Panic grips farmers in Kerio Valley following mysterious deaths of their livestock

Elgeyo Marakwet Deputy County Commissioner Erick Mlevu said the animals died in Kotut and Kapkondot locations along Kerio River where clashes between communities from West Pokot and Elgeyo Marakwet Counties have left at least 20 people dead in the last three months.

Panic has gripped livestock farmers in Kerio Valley following mysterious deaths of their animals.

Dozens of cows, sheep and goats died moments after grazing in the vast region and residents suspect that their animals had been poisoned.

The clashes have been precipitated by increased cases of cattle rustling and banditry.

Government officials who included veterinary officers on Wednesday visited the areas and collected samples from the animal’s carcasses and the pasture they had consumed for analysis.

“We want to get the precise cause of death. These samples will be analysed in our laboratories,” said Pius Cheserek, the county’s chief officer for the Department Of Agriculture, Livestock and Fisheries.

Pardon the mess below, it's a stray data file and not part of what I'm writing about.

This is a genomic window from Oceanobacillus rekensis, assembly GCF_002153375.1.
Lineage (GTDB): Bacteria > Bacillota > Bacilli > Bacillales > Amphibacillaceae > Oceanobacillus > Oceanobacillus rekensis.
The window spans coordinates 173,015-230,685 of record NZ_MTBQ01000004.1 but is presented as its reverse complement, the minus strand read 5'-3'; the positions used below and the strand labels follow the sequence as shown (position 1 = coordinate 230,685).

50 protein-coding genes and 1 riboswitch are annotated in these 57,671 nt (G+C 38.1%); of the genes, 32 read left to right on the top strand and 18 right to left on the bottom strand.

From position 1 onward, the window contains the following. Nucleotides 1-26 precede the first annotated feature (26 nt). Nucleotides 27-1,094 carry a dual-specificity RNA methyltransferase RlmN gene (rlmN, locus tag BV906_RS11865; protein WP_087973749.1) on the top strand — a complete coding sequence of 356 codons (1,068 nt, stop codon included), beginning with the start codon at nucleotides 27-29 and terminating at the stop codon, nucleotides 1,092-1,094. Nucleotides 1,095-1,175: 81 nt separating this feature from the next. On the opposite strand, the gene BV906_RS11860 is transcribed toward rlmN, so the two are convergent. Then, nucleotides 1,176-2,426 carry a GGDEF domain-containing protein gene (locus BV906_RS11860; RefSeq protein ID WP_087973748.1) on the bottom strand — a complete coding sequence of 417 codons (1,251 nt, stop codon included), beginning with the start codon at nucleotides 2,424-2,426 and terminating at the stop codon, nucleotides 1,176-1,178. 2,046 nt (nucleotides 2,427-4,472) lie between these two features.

He said: “We don’t want to speculate whether the animals were poised. We will simply wait for the lab results before drawing correct conclusions”.

Herders who spoke to the Nation said their animals suddenly started shivering, with blood oozing from all openings moments after grazing.


“We were surprised because the animals were in perfect health. Then the symptoms started and within no time, the animals were dead. I suspect the farmlands were sprayed with deadly chemicals with intention to harm the livestock,” said Kimaiya Cheserek, a herder.

He said the death of the livestock was a great loss to those who depended on them for their survival.

“This is all we had remained with after the clashes. We thought the situation had returned to normal after the clashes ended. Now look at what is happening?” he said.

They called on the veterinary officers in the region to speed up their testing to enable them know what killed their animals.

“If it is true they were poisoned, those responsible should be apprehended and prosecuted according to the law,” said John Murilla.

He said: “In the meantime, the owner of the farm where cattle grazed on should be arrested. He should also explain what he knows”.

According to Mr Murilla, herders from the neighbouring Pokot region were curious about the cause of livestock deaths because they believe the poisoning targeted their cattle.

“There is no Pokot man who can think of killing or poisoning cattle. This has never occurred. They will only steal the animals and maim their owners as they,” he went on,” he said.


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